In a cove on some cold Northern lake,
whose name I can’t remember,
nor does it matter, my feet sank
into mud and moss
among cattails near the shore
until water crept up clear around my ankles.
I tunneled with my toes
but found no bottom.
What was I then,
but alive and young?
The wind was in my blood,
though at that quiet hour, the air,
so thick and still, was like another skin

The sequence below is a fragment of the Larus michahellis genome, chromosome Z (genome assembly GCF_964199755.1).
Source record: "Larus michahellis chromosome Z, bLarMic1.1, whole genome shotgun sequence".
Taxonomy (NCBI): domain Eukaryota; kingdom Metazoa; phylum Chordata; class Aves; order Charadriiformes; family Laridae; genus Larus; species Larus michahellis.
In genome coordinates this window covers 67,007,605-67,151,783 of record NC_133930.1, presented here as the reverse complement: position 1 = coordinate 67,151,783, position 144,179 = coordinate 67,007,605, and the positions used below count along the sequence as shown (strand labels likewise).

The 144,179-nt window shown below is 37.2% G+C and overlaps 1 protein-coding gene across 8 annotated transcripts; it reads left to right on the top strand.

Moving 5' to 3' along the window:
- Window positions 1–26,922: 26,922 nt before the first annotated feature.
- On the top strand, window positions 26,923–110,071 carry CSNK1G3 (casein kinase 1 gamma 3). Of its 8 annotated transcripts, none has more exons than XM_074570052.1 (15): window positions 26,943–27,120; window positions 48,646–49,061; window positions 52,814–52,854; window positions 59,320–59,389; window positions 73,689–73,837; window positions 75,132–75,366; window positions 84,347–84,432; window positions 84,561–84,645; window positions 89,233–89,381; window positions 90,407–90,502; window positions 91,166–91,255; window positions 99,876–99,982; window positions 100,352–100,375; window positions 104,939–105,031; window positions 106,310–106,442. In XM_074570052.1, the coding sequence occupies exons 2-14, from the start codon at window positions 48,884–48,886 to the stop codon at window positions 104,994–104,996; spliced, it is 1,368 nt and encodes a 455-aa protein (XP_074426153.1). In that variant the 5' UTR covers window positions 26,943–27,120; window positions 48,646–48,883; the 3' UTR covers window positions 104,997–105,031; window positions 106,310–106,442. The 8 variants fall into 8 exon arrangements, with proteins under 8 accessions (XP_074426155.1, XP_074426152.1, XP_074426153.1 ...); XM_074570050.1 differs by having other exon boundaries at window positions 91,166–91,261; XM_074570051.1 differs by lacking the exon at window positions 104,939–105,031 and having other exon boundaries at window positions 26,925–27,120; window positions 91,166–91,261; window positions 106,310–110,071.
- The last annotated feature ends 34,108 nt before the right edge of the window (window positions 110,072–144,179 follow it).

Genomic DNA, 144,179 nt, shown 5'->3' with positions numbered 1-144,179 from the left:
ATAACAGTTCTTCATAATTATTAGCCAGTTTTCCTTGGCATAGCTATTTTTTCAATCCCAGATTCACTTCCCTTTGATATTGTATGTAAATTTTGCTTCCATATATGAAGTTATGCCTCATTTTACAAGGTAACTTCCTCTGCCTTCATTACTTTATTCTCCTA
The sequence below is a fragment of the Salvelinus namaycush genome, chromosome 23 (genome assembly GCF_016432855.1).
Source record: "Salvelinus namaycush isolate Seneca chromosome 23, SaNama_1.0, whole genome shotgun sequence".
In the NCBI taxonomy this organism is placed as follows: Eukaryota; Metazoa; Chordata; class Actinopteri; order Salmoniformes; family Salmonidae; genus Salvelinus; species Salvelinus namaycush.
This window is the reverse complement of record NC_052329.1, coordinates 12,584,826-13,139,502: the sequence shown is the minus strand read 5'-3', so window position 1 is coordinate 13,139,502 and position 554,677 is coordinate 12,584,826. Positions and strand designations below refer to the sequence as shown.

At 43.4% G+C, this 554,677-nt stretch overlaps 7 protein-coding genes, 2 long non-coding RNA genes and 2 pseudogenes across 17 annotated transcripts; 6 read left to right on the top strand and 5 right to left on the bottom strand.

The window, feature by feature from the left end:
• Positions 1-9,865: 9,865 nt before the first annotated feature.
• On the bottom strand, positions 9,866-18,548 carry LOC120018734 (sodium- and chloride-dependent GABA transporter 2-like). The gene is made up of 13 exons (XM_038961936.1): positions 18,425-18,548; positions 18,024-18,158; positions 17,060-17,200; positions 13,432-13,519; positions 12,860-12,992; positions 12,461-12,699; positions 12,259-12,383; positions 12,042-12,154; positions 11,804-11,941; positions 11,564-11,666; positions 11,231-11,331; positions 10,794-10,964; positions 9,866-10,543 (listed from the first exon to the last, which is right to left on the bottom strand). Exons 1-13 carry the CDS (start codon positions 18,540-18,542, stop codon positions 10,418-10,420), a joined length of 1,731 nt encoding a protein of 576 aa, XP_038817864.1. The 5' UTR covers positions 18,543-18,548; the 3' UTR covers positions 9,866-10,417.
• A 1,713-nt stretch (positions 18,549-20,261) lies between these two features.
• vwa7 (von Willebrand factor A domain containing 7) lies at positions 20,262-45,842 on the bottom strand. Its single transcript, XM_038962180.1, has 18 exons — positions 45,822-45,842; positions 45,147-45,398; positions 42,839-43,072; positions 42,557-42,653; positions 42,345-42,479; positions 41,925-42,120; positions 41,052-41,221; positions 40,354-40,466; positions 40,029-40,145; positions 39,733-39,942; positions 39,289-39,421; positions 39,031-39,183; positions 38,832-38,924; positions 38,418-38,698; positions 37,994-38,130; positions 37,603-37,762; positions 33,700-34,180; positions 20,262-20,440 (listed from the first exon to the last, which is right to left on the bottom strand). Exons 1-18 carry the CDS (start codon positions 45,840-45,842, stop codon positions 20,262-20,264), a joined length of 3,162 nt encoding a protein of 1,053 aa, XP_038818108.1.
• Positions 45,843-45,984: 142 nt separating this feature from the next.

upon my shoulders, the lake, a single eye
for all the world.
Here was my mother’s womb,
her turbulent center, riven how many times
in love and terror? My father’s secret
dream of balancing stars
on the tips of his fingers.
And I a child of seven,
no more happy than alone.
Cold waters, you speak to me now
over sixty years later,
deep face of a world
Red wing blackbird.
Cry of the loon.
I, too, am a strange wild creature
in love with the terrible yearning
of earth for her own.